Since ADG is the only change in production efficiency for stocker operations attributed to technology and consistently reported in research, it was the only parameter included in the analysis. Researchers assumed animals were sold when they reached a desired live weight. The changes in ADG affect the number of days the cattle remain in the operation to reach the desired final weight and, therefore, impact costs.
“The greater the effect of a technology on production efficiency, the larger its impact on cost of production,” explains Lawrence. “Eliminating dewormers affected the breakeven price by 2.7 percent, which represented a cost of $20.77 per head produced. The second most important technologies are growth promoting implants which have an effect of 2.3 percent on the breakeven price, a cost of $18.19 per head. Ionophores and sub-therapeutic antibiotics have an expected cost-of-production impact of $11.51 per head and $9.57 per head, respectively. Fly control has a smaller impact. All the results are robust to changes in feed prices and feeder cattle prices.”
The study estimates the impact of eliminating these five technologies on breakeven stocker prices to be 10.4 percent or $80.79 per head.
“As expected, efficiency and performance-enhancing technologies have a larger impact when feed prices are higher. The cost savings decreased when higher calf prices were compared to the base price of feed. Operating costs were then a smaller percentage of total costs,” says Lawrence.
As many would guess, implants in the feedlot made the most significant impact on ADG at 14.13 percent. Also as some might have suspected beta-agonists impacted feed conversion (FC) the most at -12.59 percent. The impact of implants on FC was -8.79 percent; beta-agonists had a 14.04 percent impact on ADG (Table 3).
“Of the technologies considered, implants have the largest cost savings effect with a savings of 6.5 percent or $68/head — savings that would be lost if these technologies were eliminated,” say researchers. “Dewormers generated the second largest cost savings. Ionophores and beta-agonists reduce costs approximately $12-13 per head or about 1.2 percent. The impact of beta-agonists is smaller because they are used for a relatively few days at the end of the feeding period. Sub-therapeutic antibiotics have an important, but smaller cost reduction.”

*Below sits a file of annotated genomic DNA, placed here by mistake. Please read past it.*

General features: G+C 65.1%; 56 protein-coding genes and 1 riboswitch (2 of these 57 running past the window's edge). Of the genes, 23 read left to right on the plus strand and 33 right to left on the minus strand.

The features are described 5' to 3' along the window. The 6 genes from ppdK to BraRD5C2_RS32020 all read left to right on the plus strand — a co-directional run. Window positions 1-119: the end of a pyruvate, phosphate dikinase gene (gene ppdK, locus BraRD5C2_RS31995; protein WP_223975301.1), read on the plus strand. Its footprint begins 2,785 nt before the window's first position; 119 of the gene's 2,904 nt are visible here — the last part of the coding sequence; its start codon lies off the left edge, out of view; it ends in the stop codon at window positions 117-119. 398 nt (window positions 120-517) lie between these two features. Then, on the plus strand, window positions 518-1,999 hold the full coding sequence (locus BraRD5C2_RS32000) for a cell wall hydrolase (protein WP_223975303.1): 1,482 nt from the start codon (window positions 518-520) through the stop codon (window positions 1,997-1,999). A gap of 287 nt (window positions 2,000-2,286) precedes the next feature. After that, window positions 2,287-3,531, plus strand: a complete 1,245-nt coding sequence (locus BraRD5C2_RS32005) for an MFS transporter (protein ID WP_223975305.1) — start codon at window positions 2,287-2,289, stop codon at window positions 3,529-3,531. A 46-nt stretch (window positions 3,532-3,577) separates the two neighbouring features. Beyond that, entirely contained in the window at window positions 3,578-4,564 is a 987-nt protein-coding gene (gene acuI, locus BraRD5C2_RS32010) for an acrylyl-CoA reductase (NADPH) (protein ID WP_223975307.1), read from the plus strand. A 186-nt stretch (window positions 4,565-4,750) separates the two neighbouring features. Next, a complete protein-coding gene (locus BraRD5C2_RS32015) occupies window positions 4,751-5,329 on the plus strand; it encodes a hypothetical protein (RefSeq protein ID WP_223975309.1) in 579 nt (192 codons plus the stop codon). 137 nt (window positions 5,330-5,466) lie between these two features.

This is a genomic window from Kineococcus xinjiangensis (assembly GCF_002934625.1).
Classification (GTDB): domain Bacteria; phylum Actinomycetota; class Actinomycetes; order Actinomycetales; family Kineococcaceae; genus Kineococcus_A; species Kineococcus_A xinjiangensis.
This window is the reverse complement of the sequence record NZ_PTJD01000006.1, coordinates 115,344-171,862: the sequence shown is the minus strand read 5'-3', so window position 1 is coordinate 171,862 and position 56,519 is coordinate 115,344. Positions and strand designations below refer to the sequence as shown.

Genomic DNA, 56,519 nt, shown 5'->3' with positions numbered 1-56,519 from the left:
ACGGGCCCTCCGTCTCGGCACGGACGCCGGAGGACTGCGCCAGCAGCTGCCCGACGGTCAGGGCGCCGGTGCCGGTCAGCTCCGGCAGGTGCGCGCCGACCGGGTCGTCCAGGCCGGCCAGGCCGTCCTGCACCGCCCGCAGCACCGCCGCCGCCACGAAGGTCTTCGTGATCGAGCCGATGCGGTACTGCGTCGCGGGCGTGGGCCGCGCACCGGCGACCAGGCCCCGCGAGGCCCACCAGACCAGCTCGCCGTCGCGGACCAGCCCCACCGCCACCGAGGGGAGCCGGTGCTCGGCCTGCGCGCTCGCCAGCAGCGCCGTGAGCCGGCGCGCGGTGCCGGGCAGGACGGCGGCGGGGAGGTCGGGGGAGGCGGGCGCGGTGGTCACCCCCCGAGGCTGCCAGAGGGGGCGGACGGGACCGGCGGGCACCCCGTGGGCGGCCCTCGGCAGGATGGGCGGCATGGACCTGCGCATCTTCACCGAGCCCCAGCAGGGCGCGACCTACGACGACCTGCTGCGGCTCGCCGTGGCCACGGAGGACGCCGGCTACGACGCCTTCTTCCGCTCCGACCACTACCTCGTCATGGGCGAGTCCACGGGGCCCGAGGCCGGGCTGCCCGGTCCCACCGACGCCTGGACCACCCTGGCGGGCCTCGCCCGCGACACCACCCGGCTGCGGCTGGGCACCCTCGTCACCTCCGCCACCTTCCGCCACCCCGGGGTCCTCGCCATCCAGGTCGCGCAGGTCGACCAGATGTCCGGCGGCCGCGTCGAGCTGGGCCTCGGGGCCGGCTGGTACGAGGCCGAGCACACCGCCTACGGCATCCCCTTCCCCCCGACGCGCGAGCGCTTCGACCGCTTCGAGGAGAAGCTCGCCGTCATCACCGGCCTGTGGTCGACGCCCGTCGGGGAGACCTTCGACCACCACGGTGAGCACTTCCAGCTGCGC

Pharmaceutical technologies also had a significant impact on breakeven selling prices in the feedlot segment. Combined, implants, ionophores, antibiotics, beta-agonists and dewormers in the study impacted breakevens by 12 percent or $126.
Increasing or Capping
Perhaps the most provocative finding of this study is the impact that eliminating these technologies would have on the industry.
Lawrence also analyzed these results using the Food and Agricultural Policy Research Institute (FAPRI) model of U.S. agriculture to estimate the impact on beef production, price and trade if these pharmaceutical technologies were not available. The FAPRI model indicates that U.S. beef industry would be impacted as follows:
• 14 percent smaller calf crop
• 18 percent reduction in total beef produced
• 180 percent increase in net beef imports
• 13.5 percent increase in retail beef prices
• Pork and poultry production would expand to fill the void for domestic and export customers.
“Cattle prices (in this scenario) do increase, but not as fast as cost of production. Packers and feedlots adjust to maintain operating margins similar to current levels resulting in lower returns to beef cow herds and a smaller feedlot and packing industry. Pork and poultry production expand to fill this void for domestic and export customers,” says Lawrence. “The complete elimination of efficiency-enhancing technologies would result in high beef prices to all consumers, and the U.S. would need to import significantly more beef to meet its demand. The smaller beef industry would mean fewer cattle operations and less employment in rural communities.”
What's just as true, though less readily apparent is that such a move would also cap the industry's prospects to grow.
In this case, more cows and more acres would be required to produce less beef, rather than what has heretofore been cattle producers' enviable ability to feed more with less.